It was the way Hayes had said ‘creature’, the careful pronunciation, the pause, the almost euphemistic quality of the word that gave Franklin a pretty good idea of exactly how his name had been dropped. Fucking, fucking Bob…

      “Look,” he sighed. “I don’t want to go into—”

      Hayes raised a finger to stop him.

      “Hold up,” he said. He reached inside his jacket and produced a plain envelope. “I approached this the wrong way, I apologize, could you please just take a look at these?” He dropped the envelope onto Franklin’s desk and sat back, regarding him thoughtfully.

      Franklin picked up the envelope; it was blank on either side. Inside was a thick wad of folded paper. He took it out, unfolded it and looked at the first page.

      “Are these familiar to you, detective?” Hayes asked.

      Each sheet was a print-out of a single photograph. The first one was familiar. It showed a car in the middle of the road with a damaged front, people in fluorescent clothing in the background, standard tragedy on the road. The second, however, was a picture of the hood, which showed two deep impressions. The windshield had shattered, judging from the shape of the hood possibly from the force of the impact.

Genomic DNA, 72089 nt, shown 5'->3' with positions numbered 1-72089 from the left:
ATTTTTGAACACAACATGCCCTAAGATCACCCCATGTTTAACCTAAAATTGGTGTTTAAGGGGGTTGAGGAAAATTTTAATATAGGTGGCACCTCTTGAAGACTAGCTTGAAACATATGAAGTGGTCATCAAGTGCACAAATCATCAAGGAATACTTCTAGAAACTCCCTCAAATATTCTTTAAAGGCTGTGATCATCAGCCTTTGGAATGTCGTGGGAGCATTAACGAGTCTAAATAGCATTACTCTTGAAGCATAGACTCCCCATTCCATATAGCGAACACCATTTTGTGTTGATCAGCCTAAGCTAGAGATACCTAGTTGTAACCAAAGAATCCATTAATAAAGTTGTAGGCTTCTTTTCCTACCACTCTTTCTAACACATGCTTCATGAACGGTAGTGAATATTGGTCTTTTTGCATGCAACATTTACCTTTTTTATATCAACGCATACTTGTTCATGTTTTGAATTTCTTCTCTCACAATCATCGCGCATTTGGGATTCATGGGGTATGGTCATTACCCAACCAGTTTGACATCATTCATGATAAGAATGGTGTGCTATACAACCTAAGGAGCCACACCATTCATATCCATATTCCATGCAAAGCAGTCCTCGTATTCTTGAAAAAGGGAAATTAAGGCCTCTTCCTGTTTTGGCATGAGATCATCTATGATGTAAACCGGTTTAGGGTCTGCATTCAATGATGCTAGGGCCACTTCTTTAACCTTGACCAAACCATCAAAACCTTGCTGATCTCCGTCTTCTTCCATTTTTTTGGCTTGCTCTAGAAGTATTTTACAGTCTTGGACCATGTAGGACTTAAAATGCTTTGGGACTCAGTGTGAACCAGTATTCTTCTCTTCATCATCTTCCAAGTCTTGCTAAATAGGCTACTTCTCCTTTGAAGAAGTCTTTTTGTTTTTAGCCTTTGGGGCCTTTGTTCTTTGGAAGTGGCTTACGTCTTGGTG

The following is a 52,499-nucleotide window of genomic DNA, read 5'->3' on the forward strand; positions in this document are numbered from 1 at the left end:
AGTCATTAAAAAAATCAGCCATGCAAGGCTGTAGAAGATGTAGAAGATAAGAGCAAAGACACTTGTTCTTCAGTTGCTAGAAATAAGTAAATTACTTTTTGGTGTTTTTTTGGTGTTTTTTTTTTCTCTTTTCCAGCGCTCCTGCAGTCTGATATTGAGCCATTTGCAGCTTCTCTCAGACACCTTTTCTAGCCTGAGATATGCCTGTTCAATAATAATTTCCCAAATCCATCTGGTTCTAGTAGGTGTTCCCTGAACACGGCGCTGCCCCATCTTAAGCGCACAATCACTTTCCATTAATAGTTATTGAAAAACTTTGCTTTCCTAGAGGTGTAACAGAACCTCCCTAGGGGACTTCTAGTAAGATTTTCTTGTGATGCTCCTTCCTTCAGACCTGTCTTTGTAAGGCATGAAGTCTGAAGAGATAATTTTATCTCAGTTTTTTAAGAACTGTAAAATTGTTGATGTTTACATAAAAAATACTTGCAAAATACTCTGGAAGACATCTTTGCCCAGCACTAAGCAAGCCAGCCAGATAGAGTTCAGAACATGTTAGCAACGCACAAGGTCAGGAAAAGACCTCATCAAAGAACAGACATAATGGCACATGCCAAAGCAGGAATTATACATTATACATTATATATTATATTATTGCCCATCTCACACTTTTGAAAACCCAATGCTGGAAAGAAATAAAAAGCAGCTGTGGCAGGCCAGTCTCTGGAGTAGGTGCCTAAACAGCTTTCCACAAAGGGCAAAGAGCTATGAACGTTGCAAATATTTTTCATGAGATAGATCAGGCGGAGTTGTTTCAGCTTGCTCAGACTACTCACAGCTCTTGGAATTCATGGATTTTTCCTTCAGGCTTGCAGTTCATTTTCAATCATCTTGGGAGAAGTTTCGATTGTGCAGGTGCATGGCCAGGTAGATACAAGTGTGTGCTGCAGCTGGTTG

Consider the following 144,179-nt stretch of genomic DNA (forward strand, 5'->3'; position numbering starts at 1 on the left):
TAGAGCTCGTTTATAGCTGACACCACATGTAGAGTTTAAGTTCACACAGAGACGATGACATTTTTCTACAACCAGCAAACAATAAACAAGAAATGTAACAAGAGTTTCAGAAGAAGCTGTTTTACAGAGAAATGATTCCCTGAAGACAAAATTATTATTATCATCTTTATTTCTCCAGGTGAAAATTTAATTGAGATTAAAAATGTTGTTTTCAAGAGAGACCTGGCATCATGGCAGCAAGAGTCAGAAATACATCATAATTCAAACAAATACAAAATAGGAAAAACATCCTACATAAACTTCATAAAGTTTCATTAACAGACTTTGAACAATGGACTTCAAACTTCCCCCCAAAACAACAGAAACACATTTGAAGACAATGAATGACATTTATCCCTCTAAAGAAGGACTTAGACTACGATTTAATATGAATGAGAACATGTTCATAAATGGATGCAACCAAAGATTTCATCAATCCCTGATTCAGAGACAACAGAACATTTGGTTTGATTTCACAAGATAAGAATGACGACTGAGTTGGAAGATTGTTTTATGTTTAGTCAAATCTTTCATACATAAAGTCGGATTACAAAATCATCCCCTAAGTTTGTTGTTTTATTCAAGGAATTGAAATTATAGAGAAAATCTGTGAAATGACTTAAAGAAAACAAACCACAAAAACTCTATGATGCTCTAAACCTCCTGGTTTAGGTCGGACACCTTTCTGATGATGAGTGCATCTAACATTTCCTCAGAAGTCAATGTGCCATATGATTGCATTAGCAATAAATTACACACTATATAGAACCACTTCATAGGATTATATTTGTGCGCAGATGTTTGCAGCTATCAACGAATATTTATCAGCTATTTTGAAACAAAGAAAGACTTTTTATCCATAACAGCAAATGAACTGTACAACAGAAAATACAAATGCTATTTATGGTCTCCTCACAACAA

It was the exact same thing! The indentations even looked like claws, if you were inclined to believe so.

      “Careful with the third,” Hayes warned. “Not a pretty sight.”

      Franklin flinched inwardly as he turned to the third. Not a pretty sight indeed.

      “We are treating this,” Hayes said with careful emphasis, “as a hit and run.”

      Franklin studied the picture. He tried to look with a professional eye, checking for telling details or interesting discrepancies. But the harder he tried, the more his brain felt like it was taking a swim. Had that almost been him? There, in that car seat? He remembered the teeth, oh so many of them… He was, of course, aware that Hayes was studying him. He felt like he should say something, but his mind was failing him spectacularly.

      “Hm,” Detective Hayes said after a while. “Maybe I was wrong.” He unfolded himself from the chair and straightened his jacket. “Sorry to bother you, detective. I know we’re all quite busy, people never satisfied, so thanks for your time. Keep the prints.”

      “Hold up,” Franklin blurted out.

      Hayes, in the midst of turning away, looked back over his shoulder.

      “… Where was this?” Franklin demanded. It was a solid question, no commitment implied.

      “June Street,” said Hayes. “Right past the Sandler building.”